The level and depth of your relationships with others is a guiding factor for your success. 

As we’ve moved through each of the three previous sections of EI, you likely noticed that each built on the one before it. That is certainly the case with relationship management. Social awareness, self-management, and self-awareness feed into success here. You may see a conflict explode at work, school or home and it roots in the person’s lack of skill to navigate the relationship successfully. It’s like a computer that gets an error and locks up. Unfortunately, you can’t control, alt, delete your way out of these scenarios. 

Understanding Relationship Management

Relationship management is the ability to build value-adding relationships with others. Notice that I didn’t say friendship.  A person strong in this area understands and realizes the value of building relationships even with people that they don’t get along with. Unless you work in a very small people environment, you’ll likely have someone that you interact with that you don’t totally get along with. 

Example of low Relationship Management

“John makes a decision about a person and that’s it. There is no changing his mind. He sees you as an ally or enemy. If he sees you as an enemy, he will let others know and will not put the effort to establish any kind of relationship. He reacts to people instead of responding to them. “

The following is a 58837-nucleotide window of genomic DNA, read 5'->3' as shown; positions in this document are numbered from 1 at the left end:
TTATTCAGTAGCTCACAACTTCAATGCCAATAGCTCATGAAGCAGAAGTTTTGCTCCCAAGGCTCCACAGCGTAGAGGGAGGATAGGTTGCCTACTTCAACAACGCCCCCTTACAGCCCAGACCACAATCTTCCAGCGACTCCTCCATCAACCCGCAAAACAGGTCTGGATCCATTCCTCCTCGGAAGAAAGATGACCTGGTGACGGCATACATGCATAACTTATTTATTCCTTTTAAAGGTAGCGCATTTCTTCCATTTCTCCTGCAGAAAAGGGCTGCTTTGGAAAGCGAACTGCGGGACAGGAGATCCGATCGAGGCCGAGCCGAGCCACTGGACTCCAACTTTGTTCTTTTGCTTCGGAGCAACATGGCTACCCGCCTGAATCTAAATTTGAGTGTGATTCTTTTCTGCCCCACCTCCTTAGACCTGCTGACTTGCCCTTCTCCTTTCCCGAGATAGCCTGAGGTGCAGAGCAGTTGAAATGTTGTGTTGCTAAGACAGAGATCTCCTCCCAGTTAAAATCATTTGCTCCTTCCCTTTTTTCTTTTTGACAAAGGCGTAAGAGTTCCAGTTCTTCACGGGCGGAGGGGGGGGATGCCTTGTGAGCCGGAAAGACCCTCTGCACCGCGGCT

Example of high Relationship Management

“John is an artist when it comes to people. Everyone he interacts with feels valued and know that they matter. Even when John is not happy with an outcome, he communicates it in a way where you know how you missed the mark, but he’s not angry. I think I feel worse about it because I let my leader down, and I hate letting John down. He owns mistakes and is complementary to me.”

Tips to increase your Relationship Management

  • Back your decision up. When you make a decision, especially if you know it may not be a popular one, explain the whys behind it so that others understand where you are coming from. Also be open to listen to their concerns and be prepared to change if needed. 
  • Be proactive with the inevitable. When you see a conversation that needs to happen inevitably, the time to connect on it is now. Time has a way to fuel the problem and it ends with you and/or the other party boiling over.  I would rather take on a small problem than a work-stoppingly large problem that it morphs into later. When you have these conversations, be direct without emotional attachment and be sure to include your strengthened empathy and listening skills that you’ve picked up.
  • Build trust.  A couple of ways to build trust in a relationship is to first be willing to accept feedback in a constructive way. When you show that you can’t take feedback well, you lose the trust of the other person and they no longer want to help you get better. The second is to own your mistakes and failures. If you are a leader you may have to own a mistake that you didn’t even make the decision on. Being willing to do the small things like apologize, say thank you and appreciation go a long way. 
  • Acknowledge where the person is. This was an area I was really bad at before. Someone comes to you and tells you what they are going through and you do your best to quickly move on from the conversation. It may be because it makes you uncomfortable or you don’t know what to say. Simply acknowledging the emotion or struggle is a great starting point.

Combine your relationship management skills along with social awareness, self-management, and self-awareness to bring your career (and personal life) to new satisfying heights.

Make a better tomorrow. 
-ZH